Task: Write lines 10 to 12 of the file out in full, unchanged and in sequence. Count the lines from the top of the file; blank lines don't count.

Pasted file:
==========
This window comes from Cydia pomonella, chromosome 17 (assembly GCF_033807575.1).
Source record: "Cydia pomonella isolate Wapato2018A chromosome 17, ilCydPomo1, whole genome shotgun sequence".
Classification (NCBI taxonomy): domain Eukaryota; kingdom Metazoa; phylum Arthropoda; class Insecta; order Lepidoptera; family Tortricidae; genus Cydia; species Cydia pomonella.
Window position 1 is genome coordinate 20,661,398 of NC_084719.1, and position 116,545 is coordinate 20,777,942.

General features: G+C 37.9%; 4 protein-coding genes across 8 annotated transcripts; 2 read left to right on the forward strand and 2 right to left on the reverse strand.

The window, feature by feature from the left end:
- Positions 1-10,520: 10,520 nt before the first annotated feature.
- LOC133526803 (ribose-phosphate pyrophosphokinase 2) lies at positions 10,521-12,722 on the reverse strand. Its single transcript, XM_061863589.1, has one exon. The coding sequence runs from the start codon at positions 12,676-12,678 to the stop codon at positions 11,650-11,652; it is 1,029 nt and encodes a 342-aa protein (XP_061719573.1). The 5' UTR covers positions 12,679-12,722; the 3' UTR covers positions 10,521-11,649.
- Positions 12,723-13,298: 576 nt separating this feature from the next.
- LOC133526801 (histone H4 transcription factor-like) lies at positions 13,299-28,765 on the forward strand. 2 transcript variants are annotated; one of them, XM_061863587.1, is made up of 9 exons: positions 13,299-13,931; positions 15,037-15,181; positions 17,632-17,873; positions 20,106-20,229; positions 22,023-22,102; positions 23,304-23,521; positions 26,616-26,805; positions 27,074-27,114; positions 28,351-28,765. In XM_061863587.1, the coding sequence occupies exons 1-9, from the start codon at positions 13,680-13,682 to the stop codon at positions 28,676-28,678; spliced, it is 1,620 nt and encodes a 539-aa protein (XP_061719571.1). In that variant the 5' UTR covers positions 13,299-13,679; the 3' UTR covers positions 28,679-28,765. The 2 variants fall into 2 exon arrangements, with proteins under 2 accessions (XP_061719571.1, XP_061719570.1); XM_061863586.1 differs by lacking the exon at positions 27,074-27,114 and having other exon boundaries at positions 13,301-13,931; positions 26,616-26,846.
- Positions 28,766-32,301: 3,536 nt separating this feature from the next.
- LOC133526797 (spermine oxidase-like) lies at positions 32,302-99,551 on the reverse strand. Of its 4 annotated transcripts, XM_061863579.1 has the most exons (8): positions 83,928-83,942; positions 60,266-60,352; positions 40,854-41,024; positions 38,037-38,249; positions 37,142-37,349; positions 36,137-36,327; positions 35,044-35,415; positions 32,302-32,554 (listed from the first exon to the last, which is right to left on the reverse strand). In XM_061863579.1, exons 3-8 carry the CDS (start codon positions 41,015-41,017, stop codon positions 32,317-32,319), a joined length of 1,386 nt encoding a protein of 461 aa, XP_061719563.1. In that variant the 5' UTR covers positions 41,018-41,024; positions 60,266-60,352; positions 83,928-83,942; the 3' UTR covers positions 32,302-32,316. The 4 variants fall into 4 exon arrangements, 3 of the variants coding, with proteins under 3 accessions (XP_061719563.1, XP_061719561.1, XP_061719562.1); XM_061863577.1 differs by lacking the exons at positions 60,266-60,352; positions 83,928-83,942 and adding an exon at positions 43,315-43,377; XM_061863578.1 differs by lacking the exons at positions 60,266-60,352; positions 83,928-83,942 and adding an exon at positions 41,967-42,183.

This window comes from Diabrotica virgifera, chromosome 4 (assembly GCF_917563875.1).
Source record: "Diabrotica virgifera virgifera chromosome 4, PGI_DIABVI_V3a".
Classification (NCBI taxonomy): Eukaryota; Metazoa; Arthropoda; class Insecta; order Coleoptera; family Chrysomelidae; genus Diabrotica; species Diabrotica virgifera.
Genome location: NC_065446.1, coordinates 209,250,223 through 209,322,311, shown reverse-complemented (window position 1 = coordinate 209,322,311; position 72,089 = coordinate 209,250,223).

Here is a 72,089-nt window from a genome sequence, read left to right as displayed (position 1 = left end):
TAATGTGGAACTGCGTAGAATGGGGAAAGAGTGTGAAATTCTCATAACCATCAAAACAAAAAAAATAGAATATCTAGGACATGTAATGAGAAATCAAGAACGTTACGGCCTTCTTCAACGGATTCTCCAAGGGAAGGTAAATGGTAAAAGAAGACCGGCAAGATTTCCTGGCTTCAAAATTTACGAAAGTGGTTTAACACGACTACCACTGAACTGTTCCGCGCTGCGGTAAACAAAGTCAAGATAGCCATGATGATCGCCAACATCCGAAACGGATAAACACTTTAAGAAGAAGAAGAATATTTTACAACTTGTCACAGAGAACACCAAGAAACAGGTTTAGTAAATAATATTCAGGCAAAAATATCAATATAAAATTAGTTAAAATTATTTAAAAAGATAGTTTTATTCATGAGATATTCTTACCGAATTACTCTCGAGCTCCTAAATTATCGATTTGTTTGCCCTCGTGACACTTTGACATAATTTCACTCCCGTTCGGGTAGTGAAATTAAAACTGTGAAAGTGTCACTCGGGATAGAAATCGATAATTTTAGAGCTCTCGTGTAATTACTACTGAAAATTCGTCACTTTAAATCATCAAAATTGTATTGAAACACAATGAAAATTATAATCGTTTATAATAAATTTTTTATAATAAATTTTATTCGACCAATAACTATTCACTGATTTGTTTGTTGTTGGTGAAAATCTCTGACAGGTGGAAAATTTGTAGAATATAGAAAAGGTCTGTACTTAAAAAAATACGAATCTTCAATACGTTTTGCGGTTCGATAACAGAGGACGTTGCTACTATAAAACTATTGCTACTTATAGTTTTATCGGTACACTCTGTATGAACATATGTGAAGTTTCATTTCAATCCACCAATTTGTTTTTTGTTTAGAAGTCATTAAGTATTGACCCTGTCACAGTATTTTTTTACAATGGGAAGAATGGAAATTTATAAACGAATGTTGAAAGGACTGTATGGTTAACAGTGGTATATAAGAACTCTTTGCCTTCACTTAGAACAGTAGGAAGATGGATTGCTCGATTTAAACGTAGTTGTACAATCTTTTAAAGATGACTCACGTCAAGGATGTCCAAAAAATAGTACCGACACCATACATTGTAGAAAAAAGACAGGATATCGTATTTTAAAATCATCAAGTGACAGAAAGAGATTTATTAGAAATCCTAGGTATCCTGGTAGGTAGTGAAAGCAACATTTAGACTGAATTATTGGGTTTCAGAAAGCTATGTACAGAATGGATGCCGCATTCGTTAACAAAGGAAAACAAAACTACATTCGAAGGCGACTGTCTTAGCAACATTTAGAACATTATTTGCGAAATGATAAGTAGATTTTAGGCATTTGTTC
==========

- LOC133526801 (histone H4 transcription factor-like) lies at positions 13,299-28,765 on the forward strand. 2 transcript variants are annotated; one of them, XM_061863587.1, is made up of 9 exons: positions 13,299-13,931; positions 15,037-15,181; positions 17,632-17,873; positions 20,106-20,229; positions 22,023-22,102; positions 23,304-23,521; positions 26,616-26,805; positions 27,074-27,114; positions 28,351-28,765. In XM_061863587.1, the coding sequence occupies exons 1-9, from the start codon at positions 13,680-13,682 to the stop codon at positions 28,676-28,678; spliced, it is 1,620 nt and encodes a 539-aa protein (XP_061719571.1). In that variant the 5' UTR covers positions 13,299-13,679; the 3' UTR covers positions 28,679-28,765. The 2 variants fall into 2 exon arrangements, with proteins under 2 accessions (XP_061719571.1, XP_061719570.1); XM_061863586.1 differs by lacking the exon at positions 27,074-27,114 and having other exon boundaries at positions 13,301-13,931; positions 26,616-26,846.
- Positions 28,766-32,301: 3,536 nt separating this feature from the next.
- LOC133526797 (spermine oxidase-like) lies at positions 32,302-99,551 on the reverse strand. Of its 4 annotated transcripts, XM_061863579.1 has the most exons (8): positions 83,928-83,942; positions 60,266-60,352; positions 40,854-41,024; positions 38,037-38,249; positions 37,142-37,349; positions 36,137-36,327; positions 35,044-35,415; positions 32,302-32,554 (listed from the first exon to the last, which is right to left on the reverse strand). In XM_061863579.1, exons 3-8 carry the CDS (start codon positions 41,015-41,017, stop codon positions 32,317-32,319), a joined length of 1,386 nt encoding a protein of 461 aa, XP_061719563.1. In that variant the 5' UTR covers positions 41,018-41,024; positions 60,266-60,352; positions 83,928-83,942; the 3' UTR covers positions 32,302-32,316. The 4 variants fall into 4 exon arrangements, 3 of the variants coding, with proteins under 3 accessions (XP_061719563.1, XP_061719561.1, XP_061719562.1); XM_061863577.1 differs by lacking the exons at positions 60,266-60,352; positions 83,928-83,942 and adding an exon at positions 43,315-43,377; XM_061863578.1 differs by lacking the exons at positions 60,266-60,352; positions 83,928-83,942 and adding an exon at positions 41,967-42,183.